“We examine the impact of behaviour on the short-term energy expenditures of the only terrestrial mammals endemic to New Zealand, two bats, the long-tailed (Chalinolobus tuberculatus, family Vespertilionidae), and the lesser short-tailed (Mystacina tuberculata, family Mystacinidae). Vespertilionidae has a world-wide distribution. Mystacinidae is restricted to New Zealand. Both species have highly variable body temperatures and rates of metabolism.”
One thing they do have in common is a need to shelter during cold, wet weather.
“They feed on ﬂying insects, which requires them to be torpid in shelters during cold, wet periods. We examine the short-term response in summer to the environment that the New Zealand species share, that is when not facing the harshest conditions encountered in winter, or during extended periods of rainfall. How similar are the responses of Mystacina and Chalinolobus to their shared environment, given their diﬀerent phylogenetic aﬃnities?”
Research was carried out in the lower Eglinton Valley in Fiordland.
“This region is a cool, wet, temperate environment characterized by extensive mountain ranges covered by a southern beech forest, occasionally with snowfall in the valley. We captured both species using free-standing harp traps and mist nets on their foraging grounds at dawn during the austral summer (26 Feb. – 10 March 2016) after breeding had ﬁnished.”
The energy expenditure of captured bats was measured in a process that could take up to nine hours.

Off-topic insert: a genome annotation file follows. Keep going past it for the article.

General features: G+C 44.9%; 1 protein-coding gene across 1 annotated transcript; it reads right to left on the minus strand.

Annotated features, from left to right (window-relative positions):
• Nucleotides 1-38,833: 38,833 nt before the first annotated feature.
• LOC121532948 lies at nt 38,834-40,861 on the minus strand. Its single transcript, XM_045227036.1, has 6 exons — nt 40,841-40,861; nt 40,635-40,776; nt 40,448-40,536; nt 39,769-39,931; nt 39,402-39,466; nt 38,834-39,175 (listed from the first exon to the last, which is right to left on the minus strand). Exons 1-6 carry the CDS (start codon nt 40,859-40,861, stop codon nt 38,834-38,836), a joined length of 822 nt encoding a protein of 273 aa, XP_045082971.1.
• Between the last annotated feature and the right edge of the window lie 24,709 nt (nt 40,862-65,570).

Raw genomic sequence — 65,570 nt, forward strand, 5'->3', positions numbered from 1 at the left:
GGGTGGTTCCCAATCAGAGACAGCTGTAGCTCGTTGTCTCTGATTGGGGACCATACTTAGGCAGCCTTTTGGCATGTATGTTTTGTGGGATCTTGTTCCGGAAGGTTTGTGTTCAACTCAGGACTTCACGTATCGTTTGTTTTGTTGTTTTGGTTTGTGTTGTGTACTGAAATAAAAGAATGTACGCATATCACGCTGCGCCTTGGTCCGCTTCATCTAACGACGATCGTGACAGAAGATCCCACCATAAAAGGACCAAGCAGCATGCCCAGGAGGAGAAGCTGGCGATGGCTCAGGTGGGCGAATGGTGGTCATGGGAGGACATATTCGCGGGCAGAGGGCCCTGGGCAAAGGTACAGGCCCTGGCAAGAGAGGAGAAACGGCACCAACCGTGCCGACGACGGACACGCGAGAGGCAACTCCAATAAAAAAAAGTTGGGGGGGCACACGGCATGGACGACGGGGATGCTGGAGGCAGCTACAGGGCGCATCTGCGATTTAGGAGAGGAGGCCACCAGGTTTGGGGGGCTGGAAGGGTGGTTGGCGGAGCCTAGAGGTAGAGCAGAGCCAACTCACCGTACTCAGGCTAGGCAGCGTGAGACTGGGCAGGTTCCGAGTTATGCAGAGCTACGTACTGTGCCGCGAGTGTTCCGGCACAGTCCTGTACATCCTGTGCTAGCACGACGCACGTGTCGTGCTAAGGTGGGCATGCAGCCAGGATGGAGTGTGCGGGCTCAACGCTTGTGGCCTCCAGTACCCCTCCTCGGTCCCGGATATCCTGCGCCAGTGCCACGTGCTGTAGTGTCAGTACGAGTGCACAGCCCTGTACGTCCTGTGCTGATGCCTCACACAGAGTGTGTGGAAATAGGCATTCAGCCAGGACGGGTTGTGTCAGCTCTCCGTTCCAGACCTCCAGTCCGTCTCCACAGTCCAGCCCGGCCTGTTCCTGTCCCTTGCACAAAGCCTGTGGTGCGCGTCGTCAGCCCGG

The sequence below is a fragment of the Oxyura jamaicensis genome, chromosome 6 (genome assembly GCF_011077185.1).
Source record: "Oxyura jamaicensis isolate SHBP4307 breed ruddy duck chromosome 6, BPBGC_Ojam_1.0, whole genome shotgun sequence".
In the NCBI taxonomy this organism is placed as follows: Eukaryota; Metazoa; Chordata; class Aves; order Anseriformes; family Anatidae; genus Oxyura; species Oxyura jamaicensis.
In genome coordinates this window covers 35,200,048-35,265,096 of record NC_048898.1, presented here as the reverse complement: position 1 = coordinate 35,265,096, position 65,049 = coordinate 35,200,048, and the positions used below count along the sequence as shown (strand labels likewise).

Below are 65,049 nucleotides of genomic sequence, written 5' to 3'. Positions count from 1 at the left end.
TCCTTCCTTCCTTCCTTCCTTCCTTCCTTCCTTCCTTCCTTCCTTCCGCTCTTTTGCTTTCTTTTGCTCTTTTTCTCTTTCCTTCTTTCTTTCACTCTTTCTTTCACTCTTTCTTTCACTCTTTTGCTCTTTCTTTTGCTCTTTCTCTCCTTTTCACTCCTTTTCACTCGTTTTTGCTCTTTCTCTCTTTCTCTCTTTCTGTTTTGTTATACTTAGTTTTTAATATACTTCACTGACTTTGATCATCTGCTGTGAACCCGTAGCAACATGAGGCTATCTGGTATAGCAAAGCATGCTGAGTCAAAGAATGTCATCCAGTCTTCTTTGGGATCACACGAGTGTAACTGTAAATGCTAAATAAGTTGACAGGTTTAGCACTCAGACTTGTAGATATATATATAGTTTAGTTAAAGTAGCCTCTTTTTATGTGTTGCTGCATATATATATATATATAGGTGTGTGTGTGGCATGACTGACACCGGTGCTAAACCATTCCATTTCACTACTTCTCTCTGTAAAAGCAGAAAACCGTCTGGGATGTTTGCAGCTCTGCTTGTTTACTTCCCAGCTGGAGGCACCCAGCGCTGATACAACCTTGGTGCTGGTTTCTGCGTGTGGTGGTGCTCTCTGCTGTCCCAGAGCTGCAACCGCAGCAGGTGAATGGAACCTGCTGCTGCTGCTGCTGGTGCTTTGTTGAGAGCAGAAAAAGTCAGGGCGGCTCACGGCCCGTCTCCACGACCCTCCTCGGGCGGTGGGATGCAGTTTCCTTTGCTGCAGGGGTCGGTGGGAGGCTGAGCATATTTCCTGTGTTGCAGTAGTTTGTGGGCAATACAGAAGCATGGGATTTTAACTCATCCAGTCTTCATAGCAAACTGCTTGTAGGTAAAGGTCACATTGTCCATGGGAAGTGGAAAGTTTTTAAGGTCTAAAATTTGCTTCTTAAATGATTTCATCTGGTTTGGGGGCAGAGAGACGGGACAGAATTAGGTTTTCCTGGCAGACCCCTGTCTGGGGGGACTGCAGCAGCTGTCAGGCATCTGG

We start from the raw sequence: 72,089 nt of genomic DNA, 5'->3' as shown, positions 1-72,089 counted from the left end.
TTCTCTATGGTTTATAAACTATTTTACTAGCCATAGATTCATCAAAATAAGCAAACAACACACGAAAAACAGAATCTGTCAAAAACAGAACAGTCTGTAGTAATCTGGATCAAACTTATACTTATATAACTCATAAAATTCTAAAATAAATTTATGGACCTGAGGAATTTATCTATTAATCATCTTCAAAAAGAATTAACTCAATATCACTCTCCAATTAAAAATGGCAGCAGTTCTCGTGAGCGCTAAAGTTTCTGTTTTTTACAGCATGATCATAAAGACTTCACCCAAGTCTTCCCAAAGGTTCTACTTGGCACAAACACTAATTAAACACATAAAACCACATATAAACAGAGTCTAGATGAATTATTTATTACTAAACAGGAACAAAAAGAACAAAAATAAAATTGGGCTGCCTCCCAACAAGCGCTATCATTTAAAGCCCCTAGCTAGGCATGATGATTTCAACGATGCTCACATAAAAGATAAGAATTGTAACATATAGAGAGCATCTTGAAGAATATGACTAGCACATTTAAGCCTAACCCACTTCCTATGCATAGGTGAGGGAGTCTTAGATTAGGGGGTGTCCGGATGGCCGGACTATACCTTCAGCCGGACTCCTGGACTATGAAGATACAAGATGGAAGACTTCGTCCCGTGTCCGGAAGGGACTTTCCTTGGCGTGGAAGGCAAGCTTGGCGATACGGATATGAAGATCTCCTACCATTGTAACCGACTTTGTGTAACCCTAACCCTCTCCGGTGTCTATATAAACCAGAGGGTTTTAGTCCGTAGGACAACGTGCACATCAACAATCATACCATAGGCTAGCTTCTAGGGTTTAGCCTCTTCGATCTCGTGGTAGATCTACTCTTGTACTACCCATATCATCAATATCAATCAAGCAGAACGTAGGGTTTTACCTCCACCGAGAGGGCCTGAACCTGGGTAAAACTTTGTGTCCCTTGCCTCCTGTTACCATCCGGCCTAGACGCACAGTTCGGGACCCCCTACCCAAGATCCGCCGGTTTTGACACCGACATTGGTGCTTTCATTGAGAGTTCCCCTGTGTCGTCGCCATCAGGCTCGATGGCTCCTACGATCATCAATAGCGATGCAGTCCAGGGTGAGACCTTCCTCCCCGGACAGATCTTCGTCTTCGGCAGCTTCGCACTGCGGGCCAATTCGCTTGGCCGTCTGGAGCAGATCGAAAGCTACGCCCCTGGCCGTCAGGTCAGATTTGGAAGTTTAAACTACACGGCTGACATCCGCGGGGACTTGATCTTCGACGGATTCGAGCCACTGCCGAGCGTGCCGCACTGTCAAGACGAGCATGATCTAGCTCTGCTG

“Measurements of energy expenditure were made in the laboratory in the morning ﬁve to seven hours after capture during the bat’s period of inactivity. Individuals were placed in a dark chamber through which room air was drawn. Bats were exposed to ambient temperatures between 9 and 34°C. Measurements always started with an exposure to room temperatures, then exposed to warmer or colder temperatures, returned to room temperature, and again exposed to warm or cold temperatures. An exposure continued until the oxygen consumption was constant for at least 1 to 2 hours.”
“At the end of each exposure, rectal temperature was measured by a thermocouple. After the measurements, the bats were released at night where they were captured. Two Mystacina were kept for a second day without food to indicate whether their response to ambient temperature diﬀered from that shown on the ﬁrst day.”
The body temperature in both bat species was highly variable – but more variable in the short-tailed bats, than the long-tailed.
“The body temperature in six long-tailed bats was highly variable. At chamber temperatures between 12 and 25°C, body temperature either was maintained between 27 and 33°C, or it decreased to within 3°C of ambient temperature. The rate of metabolism was highly variable, increasing with the variation in body temperature.